Organic residues such as sewage sludge, fermentation residues or liquid manure are rich in dissolved nutrients, but also contain organically bound phosphorus, which we mobilize and recover enzymatically. We then process the remaining organic fractions, which are low in nutrients, into purely organic soil conditioners using various methods. The losses of organic matter in the soil can thus be compensated and soil fertility improved.

Organic fertilizer pellets from fermented residues of olive oil production.

Wastewater treatment for water reuse

Agriculture is one of the largest consumers of water worldwide – new concepts and processes for water reuse are therefore in demand. Anaerobically treated wastewater still contains large quantities of inorganic phosphate and ammonium salts after the degradation of organic compounds – nutrients that are urgently needed in agriculture.  

In the HypoWave research project, the IGB and its partners have investigated whether and how anaerobically treated municipal wastewater can also be reused for hydroponic plant production due to its nutrient content. In this cultivation of vegetable plants in a greenhouse, the seedlings do not need soil in their planters. As a result, no water seeps into the soil and there is less evaporation. The results of a pilot trial with lettuce plants show that only a small additional nutrient supply is required for good growth – in other words, the nutrients contained in the wastewater are also meaningfully reused together with the wastewater.

HypoWave lettuce
© © ISOE Wikom
Lettuce on the HypoWave pilot plant in Wolfsburg-Hattorf.

Recovery of high-value metals for high-tech applications

The recycling of precious metals or rare earths is of great economic importance. Process and wastewater streams, e.g. from leaching baths in the electroplating industry, or landfill leachates contain significant quantities of metals overall, albeit sometimes in only low concentrations. Solids such as ashes from incineration processes also sometimes contain metals as mixtures of substances. In these cases it can be advantageous to first bring metals into solution (leaching) before they can be concentrated and separated or separated as solids. The design of these process steps determines the efficiency and sustainability of the overall process. In some Fraunhofer-internal projects we have been able to develop new technologies and optimize existing ones, so that we now have a broad portfolio and experience in the integration into process chains at our disposal.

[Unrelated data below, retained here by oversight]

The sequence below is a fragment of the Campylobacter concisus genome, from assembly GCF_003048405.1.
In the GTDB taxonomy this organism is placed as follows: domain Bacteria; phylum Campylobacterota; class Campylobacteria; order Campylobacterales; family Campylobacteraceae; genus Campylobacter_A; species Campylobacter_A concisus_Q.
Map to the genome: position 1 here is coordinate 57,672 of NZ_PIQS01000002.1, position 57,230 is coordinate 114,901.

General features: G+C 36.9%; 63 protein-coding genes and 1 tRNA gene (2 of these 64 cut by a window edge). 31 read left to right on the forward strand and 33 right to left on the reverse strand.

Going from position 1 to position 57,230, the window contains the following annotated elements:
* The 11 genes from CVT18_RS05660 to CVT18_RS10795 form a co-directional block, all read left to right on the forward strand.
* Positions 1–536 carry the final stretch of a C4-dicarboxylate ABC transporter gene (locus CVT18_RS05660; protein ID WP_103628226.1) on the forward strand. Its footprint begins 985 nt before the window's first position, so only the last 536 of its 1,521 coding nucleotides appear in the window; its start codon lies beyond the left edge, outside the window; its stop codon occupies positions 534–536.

These technologies can also be used for the processing of raw materials.

Biohydrogen from residues

"Green" hydrogen (H2), produced by electrolysis of water with renewable energies, is considered a key element of the energy transition. The demand for renewably produced hydrogen for a climate-friendly economy in industry, transport and heat supply is enormous. Germany and Europe are therefore relying primarily on hydrogen imports from southern countries with sufficient solar radiation all year round.

In two current projects, Fraunhofer IGB is taking a new approach to producing the climate-neutral energy carrier and industrial raw material: Using biotechnological processes, for example microorganisms (purple bacteria) or microalgae, biohydrogen is to be produced from residual material streams such as waste wood or rinse water.

Residues of food industries

Valuable ingredients can be recovered using appropriate technologies. We fractionate proteins from whey, for example, by means of electro-membrane filtration.

Using biogenic residues as raw materials

Residual materials can be converted into basic chemicals – e.g. by means of fermentative or chemical processes.

Separation technologies

Fraunhofer IGB has developed and established various separation processes for the separation of complex mixtures of substances, which can also be combined and integrated into process chains.